Animals. Adult male Cancer borealis crabs were purchased from the Marine Biological Laboratory (Woods Hole, MA) and from Commercial Lobster and Seafood Company (Boston, MA). Crabs were maintained in filtered aerated artificial seawater (10–12°C) until used. Before dissection, animals were anesthetized by packing them in ice for 20–40 min. The stomach, including the stomatogastric nervous system, was removed from the animal, and the rest of the dissection was performed in chilled (∼4°C) physiological saline. All experiments were performed on the isolated stomatogastric nervous system (Fig. 1 A). Data were obtained from 35 animals.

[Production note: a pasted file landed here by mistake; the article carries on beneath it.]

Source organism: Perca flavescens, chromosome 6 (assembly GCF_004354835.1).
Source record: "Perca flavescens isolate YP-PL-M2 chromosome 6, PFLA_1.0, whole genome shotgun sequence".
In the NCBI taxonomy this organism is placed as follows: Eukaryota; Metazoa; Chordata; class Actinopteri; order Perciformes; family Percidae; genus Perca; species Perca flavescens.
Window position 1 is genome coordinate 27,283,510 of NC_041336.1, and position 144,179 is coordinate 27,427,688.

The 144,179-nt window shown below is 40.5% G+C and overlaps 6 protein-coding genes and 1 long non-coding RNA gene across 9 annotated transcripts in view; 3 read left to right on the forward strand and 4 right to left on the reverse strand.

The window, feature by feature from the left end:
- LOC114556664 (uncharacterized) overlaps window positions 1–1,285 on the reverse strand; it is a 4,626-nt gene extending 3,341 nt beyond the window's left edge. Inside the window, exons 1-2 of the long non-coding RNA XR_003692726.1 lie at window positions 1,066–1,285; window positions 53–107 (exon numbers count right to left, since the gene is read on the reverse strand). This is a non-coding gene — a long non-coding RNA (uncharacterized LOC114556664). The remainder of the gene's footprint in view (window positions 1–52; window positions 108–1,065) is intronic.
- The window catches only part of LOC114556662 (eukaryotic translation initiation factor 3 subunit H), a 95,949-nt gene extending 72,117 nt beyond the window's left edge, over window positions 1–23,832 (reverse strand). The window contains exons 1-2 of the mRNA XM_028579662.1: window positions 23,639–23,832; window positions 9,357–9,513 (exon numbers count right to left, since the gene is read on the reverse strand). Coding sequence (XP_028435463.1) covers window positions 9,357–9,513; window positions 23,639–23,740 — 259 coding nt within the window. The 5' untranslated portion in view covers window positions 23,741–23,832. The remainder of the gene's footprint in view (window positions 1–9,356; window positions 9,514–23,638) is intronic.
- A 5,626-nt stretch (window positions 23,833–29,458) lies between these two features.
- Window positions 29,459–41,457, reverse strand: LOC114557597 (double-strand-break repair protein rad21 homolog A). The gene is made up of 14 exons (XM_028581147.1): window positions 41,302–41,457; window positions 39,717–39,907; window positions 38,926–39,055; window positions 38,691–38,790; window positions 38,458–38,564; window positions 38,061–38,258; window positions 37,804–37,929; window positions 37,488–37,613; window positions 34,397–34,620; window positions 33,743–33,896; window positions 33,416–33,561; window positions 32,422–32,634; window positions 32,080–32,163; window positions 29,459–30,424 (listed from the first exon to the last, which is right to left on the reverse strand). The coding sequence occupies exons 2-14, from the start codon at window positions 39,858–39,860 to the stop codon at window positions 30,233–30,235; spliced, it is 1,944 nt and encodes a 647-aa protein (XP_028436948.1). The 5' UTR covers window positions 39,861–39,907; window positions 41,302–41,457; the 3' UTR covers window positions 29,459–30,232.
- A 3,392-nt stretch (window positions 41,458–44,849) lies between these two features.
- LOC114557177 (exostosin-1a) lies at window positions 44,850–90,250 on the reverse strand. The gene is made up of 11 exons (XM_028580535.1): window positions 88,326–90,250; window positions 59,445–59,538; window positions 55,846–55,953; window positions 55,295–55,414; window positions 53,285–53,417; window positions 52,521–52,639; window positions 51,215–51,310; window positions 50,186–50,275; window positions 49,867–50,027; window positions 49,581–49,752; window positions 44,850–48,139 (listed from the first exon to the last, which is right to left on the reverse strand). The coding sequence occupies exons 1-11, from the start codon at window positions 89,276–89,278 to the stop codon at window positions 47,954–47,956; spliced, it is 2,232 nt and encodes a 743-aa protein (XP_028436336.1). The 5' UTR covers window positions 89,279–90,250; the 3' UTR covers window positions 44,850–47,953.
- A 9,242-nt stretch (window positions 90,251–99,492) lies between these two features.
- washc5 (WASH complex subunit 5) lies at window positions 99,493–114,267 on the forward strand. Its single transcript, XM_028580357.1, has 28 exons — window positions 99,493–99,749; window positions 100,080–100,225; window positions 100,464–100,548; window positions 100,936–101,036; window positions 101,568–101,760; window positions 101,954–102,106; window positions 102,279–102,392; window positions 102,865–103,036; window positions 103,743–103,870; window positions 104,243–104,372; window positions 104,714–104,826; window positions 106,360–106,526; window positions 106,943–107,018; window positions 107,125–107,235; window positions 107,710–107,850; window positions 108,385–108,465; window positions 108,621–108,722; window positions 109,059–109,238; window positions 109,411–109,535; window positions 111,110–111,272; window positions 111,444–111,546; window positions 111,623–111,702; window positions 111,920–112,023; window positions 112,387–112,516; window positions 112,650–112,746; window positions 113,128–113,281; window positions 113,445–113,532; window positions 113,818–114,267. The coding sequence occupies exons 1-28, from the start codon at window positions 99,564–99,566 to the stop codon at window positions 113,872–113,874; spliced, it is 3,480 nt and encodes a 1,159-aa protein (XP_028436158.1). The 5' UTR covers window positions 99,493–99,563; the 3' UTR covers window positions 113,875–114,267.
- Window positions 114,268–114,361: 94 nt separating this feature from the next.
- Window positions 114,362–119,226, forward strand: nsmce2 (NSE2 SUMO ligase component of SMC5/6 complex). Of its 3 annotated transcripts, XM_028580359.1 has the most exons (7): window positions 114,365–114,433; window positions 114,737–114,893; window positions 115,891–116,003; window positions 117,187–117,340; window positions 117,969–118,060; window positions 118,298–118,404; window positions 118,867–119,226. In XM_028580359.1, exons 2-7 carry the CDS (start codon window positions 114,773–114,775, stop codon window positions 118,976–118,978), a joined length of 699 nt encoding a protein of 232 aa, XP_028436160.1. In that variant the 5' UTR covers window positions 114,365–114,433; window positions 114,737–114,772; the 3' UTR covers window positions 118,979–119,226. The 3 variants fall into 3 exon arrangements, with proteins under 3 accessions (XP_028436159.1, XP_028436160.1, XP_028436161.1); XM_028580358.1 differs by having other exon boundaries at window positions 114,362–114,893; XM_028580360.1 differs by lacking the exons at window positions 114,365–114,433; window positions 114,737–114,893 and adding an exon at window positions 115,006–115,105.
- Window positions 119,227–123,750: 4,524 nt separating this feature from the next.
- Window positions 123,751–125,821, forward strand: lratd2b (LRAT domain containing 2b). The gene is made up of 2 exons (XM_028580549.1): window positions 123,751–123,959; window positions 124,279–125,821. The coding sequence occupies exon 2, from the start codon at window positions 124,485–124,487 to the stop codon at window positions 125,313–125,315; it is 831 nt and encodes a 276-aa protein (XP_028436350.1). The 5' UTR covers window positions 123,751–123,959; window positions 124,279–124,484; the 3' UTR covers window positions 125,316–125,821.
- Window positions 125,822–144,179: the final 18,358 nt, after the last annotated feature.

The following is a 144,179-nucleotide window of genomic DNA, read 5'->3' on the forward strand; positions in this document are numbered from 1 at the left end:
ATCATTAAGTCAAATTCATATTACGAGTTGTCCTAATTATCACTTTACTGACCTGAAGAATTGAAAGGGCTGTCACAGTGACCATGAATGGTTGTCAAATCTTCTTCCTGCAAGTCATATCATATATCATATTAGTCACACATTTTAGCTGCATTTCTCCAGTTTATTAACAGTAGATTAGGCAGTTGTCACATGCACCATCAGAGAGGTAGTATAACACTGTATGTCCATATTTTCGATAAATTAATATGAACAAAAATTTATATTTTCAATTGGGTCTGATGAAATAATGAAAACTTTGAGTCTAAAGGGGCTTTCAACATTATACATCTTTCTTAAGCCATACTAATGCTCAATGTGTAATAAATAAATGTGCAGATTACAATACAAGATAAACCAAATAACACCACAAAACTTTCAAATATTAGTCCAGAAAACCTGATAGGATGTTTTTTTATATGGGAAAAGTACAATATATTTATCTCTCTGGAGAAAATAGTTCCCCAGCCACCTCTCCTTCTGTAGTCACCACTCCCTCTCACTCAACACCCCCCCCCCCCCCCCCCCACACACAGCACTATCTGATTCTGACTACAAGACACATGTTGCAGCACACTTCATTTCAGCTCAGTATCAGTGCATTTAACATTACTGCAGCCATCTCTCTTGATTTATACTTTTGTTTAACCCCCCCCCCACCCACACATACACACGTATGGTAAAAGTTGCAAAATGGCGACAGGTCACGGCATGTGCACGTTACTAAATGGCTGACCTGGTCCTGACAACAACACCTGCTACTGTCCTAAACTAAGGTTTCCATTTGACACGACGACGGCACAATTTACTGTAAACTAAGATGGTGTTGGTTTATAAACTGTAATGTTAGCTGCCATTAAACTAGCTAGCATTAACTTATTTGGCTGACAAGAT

Solutions. C. borealis physiological saline contained (mm): NaCl, 440; MgCl2, 26; CaCl2, 13; KCl, 11; Trisma base, 10; maleic acid, 5, pH 7.4–7.6. Spantide I was obtained from Peninsula Laboratories (Belmont, CA), Sigma (St. Louis, MO), or was synthesized at the Cancer Research Center, University of Pennsylvania School of Medicine (Philadelphia, PA). CabTRP Ia was also synthesized at the University of Pennsylvania Cancer Research Center. Spantide I and CabTRP Ia solutions were prepared and applied as described previously (Christie et al., 1997; Wood et al., 2000). Spantide I was applied to the preparation for 15–20 min before stimulation of MCN1 or MPN. Proctolin and amastatin were obtained from Sigma. Solutions of amastatin or proctolin were made by diluting frozen aliquots of stock solution into C. borealis saline. Amastatin was applied for at least 10 min before activation of projection neurons. Preparations were washed by superfusing saline for 40–60 min before post-application controls were performed.